I had seen from a distance the strain that Rob had gone through on the trail in previous years but if the strain on the handler is a surprise the level of strain on the musher is that much greater again. Without exception they come into checkpoints looking like they’ve been force fed a diet of Friday the 13th movies whilst being locked in a blast freezer for 8 hours. Even 24 hours into the race at Mile 101 I could see the incredible strain that the mushers are under. They sat in the mess area with thousand mile stares eating the excellent famous Mile 101 breakfast. This is a serious challenge for man and dogs, we know that, but it is only when you are actually there that you can actually appreciate the strain that this race places on the musher of getting to the end whilst caring for themselves and their fourteen charges.
Operating in a cold, cold climate
I outlined in the first blog the sort of clothes that I had purchased to protect me against the cold and in the fourth one how I brought far too much of it to Fairbanks! Now every one has been at pains to point out to me over the last three weeks how lucky I’ve been that it has been -18c to -30c this year rather than -25c to -45c. However I was still delighted that I had taken the warm clothing that I had bought for the trip.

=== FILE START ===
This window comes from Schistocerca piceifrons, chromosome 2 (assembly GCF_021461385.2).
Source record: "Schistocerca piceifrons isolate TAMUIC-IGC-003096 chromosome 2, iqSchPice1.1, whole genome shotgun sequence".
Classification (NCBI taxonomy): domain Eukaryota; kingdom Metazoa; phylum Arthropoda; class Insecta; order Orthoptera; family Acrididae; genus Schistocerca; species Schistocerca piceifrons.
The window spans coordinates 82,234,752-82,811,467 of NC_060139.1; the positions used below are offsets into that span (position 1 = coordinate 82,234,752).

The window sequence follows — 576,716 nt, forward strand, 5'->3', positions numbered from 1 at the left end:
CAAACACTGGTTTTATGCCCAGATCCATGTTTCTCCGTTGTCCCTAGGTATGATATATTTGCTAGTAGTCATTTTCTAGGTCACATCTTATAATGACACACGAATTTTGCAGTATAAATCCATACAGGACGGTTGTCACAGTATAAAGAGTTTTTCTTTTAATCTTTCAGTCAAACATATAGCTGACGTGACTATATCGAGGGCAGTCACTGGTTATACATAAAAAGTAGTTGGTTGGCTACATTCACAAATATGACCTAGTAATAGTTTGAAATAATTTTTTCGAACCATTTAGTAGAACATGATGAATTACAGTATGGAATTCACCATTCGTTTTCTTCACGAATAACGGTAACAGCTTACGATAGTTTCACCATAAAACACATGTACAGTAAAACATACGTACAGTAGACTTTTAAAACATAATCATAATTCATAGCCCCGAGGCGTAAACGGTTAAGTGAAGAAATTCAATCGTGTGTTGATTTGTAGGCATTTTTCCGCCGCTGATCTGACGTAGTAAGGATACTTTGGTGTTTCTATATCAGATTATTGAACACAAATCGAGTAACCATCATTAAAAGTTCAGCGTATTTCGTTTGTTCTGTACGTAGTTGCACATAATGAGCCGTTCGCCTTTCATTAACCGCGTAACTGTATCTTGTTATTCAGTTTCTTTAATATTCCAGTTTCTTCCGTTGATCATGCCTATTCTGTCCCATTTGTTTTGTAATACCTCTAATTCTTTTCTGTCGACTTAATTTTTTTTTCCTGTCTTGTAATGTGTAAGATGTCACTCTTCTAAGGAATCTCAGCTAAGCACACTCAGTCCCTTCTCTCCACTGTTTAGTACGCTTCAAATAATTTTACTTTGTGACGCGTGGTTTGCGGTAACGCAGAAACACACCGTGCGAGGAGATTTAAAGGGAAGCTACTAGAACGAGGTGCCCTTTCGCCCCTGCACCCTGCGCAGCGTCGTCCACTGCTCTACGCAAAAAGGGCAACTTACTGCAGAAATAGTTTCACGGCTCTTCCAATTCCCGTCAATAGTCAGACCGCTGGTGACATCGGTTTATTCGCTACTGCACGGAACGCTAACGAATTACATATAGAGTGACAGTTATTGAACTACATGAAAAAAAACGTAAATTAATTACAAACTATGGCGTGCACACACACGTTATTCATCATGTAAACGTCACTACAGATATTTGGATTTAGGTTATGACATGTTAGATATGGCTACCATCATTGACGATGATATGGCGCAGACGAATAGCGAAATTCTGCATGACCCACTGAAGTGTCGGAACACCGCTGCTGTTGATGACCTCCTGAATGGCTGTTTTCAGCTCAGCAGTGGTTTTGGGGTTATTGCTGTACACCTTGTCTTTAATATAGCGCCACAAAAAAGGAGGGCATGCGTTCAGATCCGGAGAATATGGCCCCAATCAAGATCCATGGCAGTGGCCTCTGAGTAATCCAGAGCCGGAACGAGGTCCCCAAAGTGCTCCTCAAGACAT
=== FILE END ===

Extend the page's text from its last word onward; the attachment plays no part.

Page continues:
When you live in a place with an all round temperate climate, with increasingly with indistinguishable seasons, you forget what it is like to live in a genuinely cold place. So being in the Yukon firstly it is important to remember the routine before you ever go outside; where’s my hat, where’s my gloves, where’s my boots.
Then there are four things that I particularly wanted to highlight that require a different routine or behaviour set to being at home.
Going to the bathroom in the middle of the night
You have to remember that many of the places I stayed over the last three weeks either had an outhouse or required you to go outside to get to the toilet. This immediately forces you when you wake up to remember that hat, gloves, boots, coat routine referred to above. Then you also need to remember that you also need a head torch. Then you have to remember where you are going. This is particularly important because if you are outside and about to do your business stepping off the path into a 4ft dip and going face, and everything else, down in the snow isn’t funny.